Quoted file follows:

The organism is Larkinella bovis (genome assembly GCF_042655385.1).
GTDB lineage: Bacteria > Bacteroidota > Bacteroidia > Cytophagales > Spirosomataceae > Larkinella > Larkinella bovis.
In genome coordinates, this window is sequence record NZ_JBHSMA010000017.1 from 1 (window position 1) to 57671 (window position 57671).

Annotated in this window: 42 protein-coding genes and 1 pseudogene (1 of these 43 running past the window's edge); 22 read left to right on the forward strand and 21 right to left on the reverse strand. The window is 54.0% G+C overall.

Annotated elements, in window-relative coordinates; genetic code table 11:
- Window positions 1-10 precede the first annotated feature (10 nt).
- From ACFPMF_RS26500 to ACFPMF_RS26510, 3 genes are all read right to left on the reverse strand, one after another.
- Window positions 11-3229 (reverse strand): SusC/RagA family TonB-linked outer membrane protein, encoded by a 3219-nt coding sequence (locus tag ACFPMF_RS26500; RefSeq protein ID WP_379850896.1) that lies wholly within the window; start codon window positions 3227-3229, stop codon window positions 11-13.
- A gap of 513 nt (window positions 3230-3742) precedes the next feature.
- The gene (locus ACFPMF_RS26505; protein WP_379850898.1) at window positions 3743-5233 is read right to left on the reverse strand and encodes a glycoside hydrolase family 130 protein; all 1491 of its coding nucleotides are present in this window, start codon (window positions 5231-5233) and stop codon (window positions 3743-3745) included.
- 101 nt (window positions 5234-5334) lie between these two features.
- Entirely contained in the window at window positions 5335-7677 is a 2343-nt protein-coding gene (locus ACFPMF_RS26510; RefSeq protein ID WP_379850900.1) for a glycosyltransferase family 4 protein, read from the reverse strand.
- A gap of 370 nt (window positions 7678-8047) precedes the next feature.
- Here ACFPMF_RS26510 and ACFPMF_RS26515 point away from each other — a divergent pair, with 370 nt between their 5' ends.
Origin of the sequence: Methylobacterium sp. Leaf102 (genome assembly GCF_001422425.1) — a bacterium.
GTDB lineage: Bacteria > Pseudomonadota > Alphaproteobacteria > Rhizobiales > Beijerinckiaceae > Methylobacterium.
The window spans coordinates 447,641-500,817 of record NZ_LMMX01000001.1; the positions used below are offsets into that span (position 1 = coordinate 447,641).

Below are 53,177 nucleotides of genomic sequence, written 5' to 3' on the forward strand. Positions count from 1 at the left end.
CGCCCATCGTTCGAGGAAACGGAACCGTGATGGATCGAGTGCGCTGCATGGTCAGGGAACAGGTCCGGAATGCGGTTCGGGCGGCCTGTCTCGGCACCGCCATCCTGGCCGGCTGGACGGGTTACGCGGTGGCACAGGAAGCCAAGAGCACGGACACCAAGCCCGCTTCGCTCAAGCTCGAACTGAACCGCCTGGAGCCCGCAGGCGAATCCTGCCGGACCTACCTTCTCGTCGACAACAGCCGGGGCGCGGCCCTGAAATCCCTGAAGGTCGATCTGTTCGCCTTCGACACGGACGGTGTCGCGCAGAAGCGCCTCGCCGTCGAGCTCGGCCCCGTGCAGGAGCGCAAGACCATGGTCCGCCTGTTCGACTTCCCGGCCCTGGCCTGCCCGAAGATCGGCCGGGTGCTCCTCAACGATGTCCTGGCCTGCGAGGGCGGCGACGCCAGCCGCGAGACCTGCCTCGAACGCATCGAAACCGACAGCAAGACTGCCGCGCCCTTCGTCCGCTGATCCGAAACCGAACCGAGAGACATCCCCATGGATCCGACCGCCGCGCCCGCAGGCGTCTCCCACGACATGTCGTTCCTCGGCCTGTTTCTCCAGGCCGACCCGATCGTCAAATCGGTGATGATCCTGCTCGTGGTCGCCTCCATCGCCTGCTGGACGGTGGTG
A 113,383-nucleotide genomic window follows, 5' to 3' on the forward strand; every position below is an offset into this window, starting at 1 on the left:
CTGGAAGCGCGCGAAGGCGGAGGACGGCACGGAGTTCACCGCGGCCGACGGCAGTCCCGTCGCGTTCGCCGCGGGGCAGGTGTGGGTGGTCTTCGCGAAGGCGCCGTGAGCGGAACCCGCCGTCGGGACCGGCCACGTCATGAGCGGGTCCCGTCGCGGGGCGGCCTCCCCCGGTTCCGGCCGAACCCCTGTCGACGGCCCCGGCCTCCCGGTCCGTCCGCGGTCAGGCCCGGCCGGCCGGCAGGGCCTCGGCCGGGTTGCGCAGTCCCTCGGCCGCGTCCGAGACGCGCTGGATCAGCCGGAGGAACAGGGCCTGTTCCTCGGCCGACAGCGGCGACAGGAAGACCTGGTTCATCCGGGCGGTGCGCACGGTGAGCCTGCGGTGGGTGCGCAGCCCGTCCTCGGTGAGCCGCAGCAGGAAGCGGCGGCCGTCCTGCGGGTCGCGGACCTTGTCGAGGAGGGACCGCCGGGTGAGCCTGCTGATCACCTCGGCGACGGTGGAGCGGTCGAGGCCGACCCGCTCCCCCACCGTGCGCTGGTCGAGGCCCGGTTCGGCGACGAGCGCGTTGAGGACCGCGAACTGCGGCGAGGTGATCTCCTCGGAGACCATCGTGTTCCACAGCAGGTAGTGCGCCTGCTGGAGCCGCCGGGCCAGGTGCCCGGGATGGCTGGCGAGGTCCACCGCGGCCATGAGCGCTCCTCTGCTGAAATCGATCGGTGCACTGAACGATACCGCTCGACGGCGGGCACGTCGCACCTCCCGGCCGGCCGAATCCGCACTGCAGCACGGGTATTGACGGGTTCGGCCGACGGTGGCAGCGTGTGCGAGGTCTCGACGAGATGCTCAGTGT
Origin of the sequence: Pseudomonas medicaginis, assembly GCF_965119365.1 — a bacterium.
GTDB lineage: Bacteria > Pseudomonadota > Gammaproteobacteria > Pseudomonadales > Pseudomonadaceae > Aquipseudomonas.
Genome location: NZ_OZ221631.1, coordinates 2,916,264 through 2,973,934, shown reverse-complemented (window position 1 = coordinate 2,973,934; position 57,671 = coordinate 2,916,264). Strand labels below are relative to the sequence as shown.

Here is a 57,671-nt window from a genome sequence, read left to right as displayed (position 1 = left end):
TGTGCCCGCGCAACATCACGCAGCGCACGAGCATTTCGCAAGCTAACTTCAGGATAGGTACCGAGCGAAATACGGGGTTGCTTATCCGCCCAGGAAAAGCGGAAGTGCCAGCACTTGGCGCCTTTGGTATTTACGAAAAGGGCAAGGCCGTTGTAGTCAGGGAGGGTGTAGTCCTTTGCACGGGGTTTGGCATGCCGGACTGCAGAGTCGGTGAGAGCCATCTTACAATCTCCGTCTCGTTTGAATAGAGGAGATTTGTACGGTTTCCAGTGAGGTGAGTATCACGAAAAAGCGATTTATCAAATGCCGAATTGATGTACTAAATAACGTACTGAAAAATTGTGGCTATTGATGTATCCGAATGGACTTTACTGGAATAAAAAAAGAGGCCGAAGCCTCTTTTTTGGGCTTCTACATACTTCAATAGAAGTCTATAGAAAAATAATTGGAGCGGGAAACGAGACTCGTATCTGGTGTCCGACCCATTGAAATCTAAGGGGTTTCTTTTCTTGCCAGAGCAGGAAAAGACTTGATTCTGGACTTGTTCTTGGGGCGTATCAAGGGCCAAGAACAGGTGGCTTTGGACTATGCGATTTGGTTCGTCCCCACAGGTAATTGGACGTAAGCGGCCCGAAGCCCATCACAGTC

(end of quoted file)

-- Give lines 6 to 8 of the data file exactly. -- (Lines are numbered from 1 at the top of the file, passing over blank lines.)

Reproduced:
- Window positions 1-10 precede the first annotated feature (10 nt).
- From ACFPMF_RS26500 to ACFPMF_RS26510, 3 genes are all read right to left on the reverse strand, one after another.
- Window positions 11-3229 (reverse strand): SusC/RagA family TonB-linked outer membrane protein, encoded by a 3219-nt coding sequence (locus tag ACFPMF_RS26500; RefSeq protein ID WP_379850896.1) that lies wholly within the window; start codon window positions 3227-3229, stop codon window positions 11-13.